Long Live the Doctor

"No time for gurning."

Doctor Who is a funny old show. Its principle joy, for casual viewer or long-term fan alike, often seems to be in its inconsistency – of tone, of setting, of character. The TARDIS, that space- and time-hopping king of all McGuffins, enables the show’s protagonists, whomever they may be, to travel not just from place to place but genre to genre; from one week to the next this modal fluidity allows the writers to fluctuate from high tragedy to low farce; and the Doctor, of course can, literally and figuratively, be whomever he wants. This, of course, is what makes the show so long-lived – and it is also the key to its appeal. Doctor Who is a deliverer of modern myth, as confused and confusing as that role demands.

The problem, of course, is that it is also a television series, and these are judged on certain criteria which simply cannot apply to a show so constituted. This is a point Abigail concedes in her recent overview of the latest season, recently concluded and the first for which Steven Moffat has been showrunner, taking over from its saviour, Russell T Davies: “I kept on with Davies’s Doctor Who despite the fact that it wasn’t, and had no interest in being, any good because even very close to its end there were moments of enormous fun in it.” She then proceeds, however, nevertheless to hold Moffat’s version of the show to set standards. In his response to Abigail at Torque Control, Niall chooses to take the show on its own terms (something he found harder to do for Davies): its focus on time travel, on the Doctor himself, gives Niall the show he wants to watch. Abigail would perhaps be happier with a version of Davies’s incarnation of the show which maybe – just maybe – allowed itself some room to breathe.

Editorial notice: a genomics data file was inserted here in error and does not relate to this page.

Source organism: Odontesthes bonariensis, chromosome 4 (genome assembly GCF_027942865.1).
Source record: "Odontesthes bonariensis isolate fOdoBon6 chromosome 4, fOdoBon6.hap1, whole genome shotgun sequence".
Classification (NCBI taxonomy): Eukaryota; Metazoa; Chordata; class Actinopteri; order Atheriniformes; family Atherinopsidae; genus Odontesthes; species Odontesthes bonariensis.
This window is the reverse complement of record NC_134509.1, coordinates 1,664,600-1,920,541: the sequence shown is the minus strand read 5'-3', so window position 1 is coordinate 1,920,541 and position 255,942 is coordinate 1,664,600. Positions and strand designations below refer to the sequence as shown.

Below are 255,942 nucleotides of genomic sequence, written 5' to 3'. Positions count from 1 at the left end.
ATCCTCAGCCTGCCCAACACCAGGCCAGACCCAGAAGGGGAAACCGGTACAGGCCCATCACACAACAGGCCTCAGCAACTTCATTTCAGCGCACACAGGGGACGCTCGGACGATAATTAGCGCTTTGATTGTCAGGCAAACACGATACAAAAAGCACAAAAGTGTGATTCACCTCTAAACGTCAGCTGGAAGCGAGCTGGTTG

Fans of Doctor Who provide themselves with hours of entertainment by attempting to impose continuity on their show. The fact, however, is that there is none to be had – and that, though it’s possible to pretend Ten and Eleven, or Two and Seven, are the same man, they are for all intents and purposes different characters filling in a vaguely similar role: that of intergalactic magic man. So broad is that particular job description, however, that even the Doctor can be in one incarnation a martial arts-loving dandy with a penchant for working with the military, or in another a northern freelancer who dresses like Jeremy Clarkson and is struggling for atonement and interstellar peace. The question – the difference – that lies between Niall and Abigail is not ‘is Doctor Who any good?’ but ‘is this Doctor?’